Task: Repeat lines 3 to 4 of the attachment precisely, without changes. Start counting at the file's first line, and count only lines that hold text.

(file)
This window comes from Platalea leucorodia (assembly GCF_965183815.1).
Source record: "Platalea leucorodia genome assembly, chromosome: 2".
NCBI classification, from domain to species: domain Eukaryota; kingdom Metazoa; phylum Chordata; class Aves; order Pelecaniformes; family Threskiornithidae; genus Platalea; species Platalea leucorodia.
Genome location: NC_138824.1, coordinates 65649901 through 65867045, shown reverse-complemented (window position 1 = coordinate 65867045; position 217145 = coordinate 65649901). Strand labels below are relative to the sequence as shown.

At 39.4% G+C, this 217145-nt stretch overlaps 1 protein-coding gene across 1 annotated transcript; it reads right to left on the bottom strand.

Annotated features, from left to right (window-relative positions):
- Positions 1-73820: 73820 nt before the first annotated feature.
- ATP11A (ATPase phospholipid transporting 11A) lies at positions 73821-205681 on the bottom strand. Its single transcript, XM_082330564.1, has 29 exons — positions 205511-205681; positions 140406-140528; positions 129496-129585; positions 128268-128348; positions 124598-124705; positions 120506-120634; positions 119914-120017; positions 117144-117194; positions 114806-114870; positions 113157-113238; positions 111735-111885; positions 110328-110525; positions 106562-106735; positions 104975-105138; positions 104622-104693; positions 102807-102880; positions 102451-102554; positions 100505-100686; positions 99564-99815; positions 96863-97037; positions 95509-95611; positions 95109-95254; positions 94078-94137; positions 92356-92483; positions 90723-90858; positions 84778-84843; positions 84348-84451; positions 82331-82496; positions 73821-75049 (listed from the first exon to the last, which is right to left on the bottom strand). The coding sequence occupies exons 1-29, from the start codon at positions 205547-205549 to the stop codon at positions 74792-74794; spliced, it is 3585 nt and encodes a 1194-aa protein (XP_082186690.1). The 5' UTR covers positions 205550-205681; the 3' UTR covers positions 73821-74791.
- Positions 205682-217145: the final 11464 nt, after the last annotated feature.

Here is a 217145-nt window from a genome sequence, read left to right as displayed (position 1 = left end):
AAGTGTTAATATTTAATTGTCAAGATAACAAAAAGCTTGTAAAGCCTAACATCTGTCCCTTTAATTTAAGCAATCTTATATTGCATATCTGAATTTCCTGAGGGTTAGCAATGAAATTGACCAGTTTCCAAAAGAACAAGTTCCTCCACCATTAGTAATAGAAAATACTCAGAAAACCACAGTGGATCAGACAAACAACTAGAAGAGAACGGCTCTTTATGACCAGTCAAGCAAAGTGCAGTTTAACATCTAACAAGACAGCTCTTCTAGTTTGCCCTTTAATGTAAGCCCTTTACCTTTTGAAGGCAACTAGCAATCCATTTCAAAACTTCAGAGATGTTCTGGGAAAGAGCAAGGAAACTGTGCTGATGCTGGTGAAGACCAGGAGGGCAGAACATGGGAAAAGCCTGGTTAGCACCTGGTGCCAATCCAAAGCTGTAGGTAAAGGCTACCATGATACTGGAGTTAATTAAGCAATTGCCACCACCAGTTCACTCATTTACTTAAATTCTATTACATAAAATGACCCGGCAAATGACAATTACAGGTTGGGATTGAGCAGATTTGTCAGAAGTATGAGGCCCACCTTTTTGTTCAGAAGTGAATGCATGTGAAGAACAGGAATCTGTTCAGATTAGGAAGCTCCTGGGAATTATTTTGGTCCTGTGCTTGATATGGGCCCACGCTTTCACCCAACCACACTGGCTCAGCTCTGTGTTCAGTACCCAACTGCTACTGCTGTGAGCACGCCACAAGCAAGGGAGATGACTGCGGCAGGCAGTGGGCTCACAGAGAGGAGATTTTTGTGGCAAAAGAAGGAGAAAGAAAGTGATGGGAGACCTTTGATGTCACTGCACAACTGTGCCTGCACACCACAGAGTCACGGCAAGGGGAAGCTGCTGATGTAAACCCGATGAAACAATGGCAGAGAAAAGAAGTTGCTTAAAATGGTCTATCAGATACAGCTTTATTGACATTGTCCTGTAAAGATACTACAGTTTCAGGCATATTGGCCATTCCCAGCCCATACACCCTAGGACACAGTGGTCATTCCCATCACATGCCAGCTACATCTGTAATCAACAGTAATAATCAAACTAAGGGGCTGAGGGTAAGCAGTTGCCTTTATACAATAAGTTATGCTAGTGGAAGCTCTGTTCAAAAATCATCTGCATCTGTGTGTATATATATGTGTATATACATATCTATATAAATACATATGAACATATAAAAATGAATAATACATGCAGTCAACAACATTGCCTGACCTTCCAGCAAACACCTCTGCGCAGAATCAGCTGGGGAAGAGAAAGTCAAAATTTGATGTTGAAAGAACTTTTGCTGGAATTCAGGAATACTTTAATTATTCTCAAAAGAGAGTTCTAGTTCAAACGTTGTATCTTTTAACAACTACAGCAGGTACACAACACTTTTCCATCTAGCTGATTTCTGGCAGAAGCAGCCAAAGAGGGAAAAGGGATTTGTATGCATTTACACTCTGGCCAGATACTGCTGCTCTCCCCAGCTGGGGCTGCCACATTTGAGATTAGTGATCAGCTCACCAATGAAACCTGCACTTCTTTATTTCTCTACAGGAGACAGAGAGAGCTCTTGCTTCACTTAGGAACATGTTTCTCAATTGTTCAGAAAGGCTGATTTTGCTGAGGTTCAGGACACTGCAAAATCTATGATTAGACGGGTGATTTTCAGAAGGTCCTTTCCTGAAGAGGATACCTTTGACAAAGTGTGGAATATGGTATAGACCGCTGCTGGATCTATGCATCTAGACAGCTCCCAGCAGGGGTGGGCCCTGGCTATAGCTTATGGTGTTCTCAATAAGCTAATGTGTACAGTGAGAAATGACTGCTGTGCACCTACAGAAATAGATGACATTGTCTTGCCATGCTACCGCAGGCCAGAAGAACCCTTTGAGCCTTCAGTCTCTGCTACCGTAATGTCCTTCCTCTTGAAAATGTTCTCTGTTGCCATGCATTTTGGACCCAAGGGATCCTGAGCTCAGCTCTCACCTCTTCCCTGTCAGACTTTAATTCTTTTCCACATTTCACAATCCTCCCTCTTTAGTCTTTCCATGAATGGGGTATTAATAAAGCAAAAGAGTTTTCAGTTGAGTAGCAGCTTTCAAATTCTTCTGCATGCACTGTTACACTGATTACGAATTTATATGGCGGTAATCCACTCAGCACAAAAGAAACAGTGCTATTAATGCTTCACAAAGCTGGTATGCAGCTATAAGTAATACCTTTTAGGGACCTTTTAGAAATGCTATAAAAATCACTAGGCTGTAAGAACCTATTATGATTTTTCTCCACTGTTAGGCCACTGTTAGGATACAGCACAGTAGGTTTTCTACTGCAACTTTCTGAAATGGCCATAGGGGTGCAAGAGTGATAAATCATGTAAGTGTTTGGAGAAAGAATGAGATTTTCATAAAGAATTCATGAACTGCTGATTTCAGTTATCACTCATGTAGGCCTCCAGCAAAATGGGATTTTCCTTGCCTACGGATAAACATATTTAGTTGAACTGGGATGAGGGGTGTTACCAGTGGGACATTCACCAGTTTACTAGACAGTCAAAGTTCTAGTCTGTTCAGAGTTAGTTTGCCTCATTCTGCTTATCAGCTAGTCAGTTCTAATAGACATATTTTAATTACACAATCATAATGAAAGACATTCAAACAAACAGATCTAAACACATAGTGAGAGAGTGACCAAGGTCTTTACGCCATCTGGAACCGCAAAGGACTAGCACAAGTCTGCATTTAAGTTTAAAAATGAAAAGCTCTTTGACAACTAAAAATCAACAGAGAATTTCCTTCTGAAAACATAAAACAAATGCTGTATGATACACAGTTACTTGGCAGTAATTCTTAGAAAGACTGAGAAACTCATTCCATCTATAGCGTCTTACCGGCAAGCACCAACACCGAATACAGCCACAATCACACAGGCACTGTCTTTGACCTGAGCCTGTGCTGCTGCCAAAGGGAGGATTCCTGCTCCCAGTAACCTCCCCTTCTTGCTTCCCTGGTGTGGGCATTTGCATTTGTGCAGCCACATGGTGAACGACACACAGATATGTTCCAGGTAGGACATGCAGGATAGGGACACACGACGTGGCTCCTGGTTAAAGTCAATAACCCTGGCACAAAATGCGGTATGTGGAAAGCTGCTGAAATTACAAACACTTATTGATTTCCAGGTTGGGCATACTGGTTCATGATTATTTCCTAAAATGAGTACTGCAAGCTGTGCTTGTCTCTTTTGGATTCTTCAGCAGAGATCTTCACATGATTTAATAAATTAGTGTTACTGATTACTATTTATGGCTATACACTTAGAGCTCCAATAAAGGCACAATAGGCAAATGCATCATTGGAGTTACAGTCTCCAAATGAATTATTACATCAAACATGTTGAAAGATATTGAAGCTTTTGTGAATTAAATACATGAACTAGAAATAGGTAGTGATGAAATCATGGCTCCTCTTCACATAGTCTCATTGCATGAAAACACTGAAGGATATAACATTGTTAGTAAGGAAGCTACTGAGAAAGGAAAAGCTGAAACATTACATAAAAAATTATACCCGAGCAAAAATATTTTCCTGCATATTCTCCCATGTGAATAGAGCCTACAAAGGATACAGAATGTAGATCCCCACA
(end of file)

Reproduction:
NCBI classification, from domain to species: domain Eukaryota; kingdom Metazoa; phylum Chordata; class Aves; order Pelecaniformes; family Threskiornithidae; genus Platalea; species Platalea leucorodia.
Genome location: NC_138824.1, coordinates 65649901 through 65867045, shown reverse-complemented (window position 1 = coordinate 65867045; position 217145 = coordinate 65649901). Strand labels below are relative to the sequence as shown.